India's trillion dollar economy
NEW DELHI - It is the kind of talk that has made the world look toward India. Signifying market value, investment potential and growth prospects, three independent projections have recently crossed the magic trillion-mark.
With the rupee appreciating sharply, the Indian economy crossed the US$1 trillion mark last week, making it the 12th country to achieve the milestone, according to Credit Suisse.
"Indian gross domestic product [GDP] at the current price level is Rs41 trillion. With the rupee appreciating to below 41 against the US dollar, yesterday [last Wednesday] was the first day for the economy to be a trillion-dollar economy," the Swiss investment firm said.
The rupee, which is trading around 40-41 to the dollar, has appreciated about 8.4% this year and is up 15.4% from a three-year low of 47.04 last July.
As recently as 2000-01, India's GDP was less than $500 billion, which means it is more than twice the size in the past six years, due to consistent 8-9% growth.
According to expert calculations, even if the economy grows by as little as 5% this fiscal year and inflation hovers around 5%, the country's GDP for 2007-08 would be comfortably over $1 trillion even if the exchange rate moved back to Rs45 to the dollar.
Meanwhile, Mukesh Ambani-promoted Reliance Industries Limited (RIL), India's most valued firms, with a market cap of more than $50 billion, has become the first private entity to cross the Rs1 trillion ($25 billion) revenue mark.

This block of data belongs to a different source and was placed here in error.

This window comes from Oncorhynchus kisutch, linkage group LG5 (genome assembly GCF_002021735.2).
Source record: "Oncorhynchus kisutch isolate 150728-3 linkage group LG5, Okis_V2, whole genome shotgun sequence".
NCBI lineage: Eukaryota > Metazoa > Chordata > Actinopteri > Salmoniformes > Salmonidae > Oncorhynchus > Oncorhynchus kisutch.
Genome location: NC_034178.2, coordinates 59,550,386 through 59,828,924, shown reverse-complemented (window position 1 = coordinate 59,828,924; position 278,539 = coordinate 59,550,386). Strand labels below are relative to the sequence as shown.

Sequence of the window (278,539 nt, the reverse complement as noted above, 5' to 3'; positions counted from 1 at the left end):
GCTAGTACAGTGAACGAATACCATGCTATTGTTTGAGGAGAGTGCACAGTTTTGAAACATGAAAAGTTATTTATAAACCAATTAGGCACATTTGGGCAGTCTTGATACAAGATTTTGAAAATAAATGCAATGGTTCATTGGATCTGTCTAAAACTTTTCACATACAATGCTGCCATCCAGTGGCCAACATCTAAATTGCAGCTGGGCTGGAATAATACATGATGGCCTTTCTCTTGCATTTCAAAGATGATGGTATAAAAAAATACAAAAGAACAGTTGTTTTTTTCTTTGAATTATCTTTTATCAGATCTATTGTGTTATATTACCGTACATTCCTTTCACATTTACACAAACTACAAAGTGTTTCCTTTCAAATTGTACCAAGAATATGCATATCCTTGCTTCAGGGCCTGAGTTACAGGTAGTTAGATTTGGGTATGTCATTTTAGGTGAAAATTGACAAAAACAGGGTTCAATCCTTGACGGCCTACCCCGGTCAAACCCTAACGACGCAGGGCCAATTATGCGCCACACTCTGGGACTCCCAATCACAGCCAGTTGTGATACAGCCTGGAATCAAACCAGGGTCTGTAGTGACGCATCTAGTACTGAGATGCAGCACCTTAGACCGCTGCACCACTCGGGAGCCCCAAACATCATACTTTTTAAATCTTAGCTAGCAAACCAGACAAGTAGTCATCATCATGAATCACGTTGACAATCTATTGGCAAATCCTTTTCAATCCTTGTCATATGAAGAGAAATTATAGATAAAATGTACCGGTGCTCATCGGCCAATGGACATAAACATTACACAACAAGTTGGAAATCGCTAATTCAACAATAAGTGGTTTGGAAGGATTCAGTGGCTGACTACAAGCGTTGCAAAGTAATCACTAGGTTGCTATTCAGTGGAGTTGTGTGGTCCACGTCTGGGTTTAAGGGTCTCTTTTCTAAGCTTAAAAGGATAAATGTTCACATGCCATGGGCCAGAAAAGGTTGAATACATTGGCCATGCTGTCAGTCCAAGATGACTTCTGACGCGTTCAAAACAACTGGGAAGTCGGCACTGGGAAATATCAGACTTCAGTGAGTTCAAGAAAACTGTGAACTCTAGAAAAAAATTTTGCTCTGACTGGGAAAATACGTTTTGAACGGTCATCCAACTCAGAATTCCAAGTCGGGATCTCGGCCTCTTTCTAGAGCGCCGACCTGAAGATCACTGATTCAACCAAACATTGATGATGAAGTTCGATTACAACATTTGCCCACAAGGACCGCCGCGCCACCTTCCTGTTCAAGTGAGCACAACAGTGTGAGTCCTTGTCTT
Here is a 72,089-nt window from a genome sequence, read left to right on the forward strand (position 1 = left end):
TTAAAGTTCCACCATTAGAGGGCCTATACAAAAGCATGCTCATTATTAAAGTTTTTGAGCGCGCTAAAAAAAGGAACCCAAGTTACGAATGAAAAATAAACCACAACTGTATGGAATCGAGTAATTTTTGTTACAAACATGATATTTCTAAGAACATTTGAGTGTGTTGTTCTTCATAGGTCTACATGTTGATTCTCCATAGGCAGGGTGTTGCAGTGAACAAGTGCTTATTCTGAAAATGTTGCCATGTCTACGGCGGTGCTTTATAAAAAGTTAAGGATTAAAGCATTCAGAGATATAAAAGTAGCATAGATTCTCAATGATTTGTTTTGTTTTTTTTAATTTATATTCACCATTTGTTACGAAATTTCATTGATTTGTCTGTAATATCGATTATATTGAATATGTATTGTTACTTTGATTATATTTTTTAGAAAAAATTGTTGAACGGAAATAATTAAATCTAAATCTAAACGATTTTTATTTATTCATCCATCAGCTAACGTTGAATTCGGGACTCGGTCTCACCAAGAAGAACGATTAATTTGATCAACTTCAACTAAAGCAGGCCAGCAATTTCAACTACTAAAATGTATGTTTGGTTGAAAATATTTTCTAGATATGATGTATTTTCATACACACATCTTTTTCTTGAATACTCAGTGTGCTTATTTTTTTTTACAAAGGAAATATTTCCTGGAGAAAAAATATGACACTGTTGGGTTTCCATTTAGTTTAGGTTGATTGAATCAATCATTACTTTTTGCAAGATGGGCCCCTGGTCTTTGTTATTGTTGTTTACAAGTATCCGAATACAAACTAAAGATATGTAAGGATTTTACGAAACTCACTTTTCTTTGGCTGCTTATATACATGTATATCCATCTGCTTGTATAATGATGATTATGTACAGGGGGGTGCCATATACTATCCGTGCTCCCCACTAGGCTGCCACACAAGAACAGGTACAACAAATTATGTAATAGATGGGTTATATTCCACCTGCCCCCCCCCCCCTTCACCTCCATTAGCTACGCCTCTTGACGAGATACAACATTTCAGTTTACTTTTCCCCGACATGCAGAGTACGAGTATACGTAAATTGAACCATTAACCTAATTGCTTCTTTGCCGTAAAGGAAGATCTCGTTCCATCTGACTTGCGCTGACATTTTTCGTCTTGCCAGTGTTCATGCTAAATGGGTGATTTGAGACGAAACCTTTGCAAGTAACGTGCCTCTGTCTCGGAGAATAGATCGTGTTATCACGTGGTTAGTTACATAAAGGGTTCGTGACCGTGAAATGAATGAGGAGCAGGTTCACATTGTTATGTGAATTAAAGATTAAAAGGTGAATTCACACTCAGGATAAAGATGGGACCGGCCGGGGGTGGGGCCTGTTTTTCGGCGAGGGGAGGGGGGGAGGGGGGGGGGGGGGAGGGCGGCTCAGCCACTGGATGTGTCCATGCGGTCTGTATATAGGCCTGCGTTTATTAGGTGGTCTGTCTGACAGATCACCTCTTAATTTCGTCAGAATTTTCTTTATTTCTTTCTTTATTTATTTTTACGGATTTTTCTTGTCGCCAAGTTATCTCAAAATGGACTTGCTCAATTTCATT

RIL's net profit for the fiscal year 2006-07 crossed Rs100 billion, while revenues soared past Rs1 trillion. Fiscal-year net profit jumped by more than 20%, while turnover zoomed by 29%.
"I am pleased to report yet another year of robust performance by RIL. [Fiscal year] 2006-07 has also been an eventful year for the company," RIL chairman Ambani said, attributing the performance to robust growth in petrochemicals and refining businesses.
In another trillion-dollar story, the accumulated wealth of the 20-million-strong non-resident Indians (NRI) community has been estimated to be more than $1 trillion, more than the Indian economy of about $850 billion at the time of preparing the report.
These are the findings of a High-Powered Expert Committee appointed by the federal government to find ways to make Mumbai an international financial hub.